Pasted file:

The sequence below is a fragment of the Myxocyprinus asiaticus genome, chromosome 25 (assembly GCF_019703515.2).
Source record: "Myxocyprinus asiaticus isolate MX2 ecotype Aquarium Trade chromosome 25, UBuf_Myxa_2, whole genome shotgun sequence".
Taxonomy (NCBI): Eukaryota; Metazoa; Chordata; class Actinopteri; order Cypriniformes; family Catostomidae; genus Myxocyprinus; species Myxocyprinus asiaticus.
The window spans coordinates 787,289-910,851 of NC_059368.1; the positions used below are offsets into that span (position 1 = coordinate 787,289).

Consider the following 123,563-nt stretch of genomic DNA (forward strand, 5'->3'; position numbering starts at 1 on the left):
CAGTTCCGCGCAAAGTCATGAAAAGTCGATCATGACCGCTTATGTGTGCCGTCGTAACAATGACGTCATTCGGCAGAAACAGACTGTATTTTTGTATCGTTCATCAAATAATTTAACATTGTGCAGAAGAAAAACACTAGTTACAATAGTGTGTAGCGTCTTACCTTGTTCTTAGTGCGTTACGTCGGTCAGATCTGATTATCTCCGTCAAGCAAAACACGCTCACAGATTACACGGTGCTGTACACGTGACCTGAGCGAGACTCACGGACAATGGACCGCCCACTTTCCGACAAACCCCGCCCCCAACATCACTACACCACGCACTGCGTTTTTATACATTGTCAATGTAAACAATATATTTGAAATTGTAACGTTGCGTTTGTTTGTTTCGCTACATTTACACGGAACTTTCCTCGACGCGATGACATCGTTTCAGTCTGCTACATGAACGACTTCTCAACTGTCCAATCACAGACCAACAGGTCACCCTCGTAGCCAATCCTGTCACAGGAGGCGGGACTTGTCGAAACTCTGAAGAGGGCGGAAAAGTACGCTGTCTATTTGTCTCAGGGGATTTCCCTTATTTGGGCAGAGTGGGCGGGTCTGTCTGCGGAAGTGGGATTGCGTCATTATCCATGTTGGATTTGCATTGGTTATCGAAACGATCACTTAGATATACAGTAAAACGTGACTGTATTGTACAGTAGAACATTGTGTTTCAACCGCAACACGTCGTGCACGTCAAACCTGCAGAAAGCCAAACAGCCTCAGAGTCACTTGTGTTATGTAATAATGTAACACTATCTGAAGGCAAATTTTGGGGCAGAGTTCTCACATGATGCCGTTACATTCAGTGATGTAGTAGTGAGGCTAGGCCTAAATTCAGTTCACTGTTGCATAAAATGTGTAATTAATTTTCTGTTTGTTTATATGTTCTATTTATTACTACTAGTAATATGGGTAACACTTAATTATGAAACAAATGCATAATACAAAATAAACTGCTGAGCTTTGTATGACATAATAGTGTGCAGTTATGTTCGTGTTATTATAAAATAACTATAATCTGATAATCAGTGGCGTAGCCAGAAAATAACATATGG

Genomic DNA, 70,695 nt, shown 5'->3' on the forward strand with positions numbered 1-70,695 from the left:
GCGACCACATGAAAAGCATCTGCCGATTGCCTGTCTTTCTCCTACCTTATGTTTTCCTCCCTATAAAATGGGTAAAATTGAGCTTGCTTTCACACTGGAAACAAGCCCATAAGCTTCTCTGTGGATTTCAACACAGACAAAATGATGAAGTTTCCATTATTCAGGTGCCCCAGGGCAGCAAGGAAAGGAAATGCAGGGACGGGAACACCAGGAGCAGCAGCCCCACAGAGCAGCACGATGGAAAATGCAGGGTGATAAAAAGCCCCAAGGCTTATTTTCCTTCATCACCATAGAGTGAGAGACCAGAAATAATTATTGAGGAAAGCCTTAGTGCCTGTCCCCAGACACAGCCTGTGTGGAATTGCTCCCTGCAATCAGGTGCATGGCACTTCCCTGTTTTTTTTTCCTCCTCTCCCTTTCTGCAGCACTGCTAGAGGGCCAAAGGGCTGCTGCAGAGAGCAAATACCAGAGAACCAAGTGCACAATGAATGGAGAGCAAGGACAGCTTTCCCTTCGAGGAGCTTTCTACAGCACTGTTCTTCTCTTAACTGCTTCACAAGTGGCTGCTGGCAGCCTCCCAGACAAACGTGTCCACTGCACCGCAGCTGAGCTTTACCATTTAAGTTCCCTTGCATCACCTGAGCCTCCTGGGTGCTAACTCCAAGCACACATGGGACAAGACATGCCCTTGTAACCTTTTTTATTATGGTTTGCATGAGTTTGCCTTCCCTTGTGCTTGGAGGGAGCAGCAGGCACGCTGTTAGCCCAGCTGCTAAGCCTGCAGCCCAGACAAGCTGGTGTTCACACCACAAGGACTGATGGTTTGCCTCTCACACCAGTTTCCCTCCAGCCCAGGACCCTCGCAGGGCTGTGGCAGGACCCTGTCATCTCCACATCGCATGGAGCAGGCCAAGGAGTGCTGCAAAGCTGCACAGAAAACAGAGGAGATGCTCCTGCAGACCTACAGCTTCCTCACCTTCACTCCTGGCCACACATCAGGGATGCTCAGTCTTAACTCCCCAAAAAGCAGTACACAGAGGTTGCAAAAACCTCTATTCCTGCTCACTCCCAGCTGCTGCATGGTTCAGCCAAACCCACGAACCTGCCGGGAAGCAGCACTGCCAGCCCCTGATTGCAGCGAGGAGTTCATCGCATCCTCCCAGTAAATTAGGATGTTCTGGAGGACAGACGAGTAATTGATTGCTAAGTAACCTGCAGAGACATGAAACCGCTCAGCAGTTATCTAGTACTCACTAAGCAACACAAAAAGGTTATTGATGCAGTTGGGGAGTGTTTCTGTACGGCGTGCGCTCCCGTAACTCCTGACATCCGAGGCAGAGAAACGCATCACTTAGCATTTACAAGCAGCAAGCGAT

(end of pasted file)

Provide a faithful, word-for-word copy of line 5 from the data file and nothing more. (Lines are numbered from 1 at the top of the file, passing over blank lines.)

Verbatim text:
Consider the following 123,563-nt stretch of genomic DNA (forward strand, 5'->3'; position numbering starts at 1 on the left):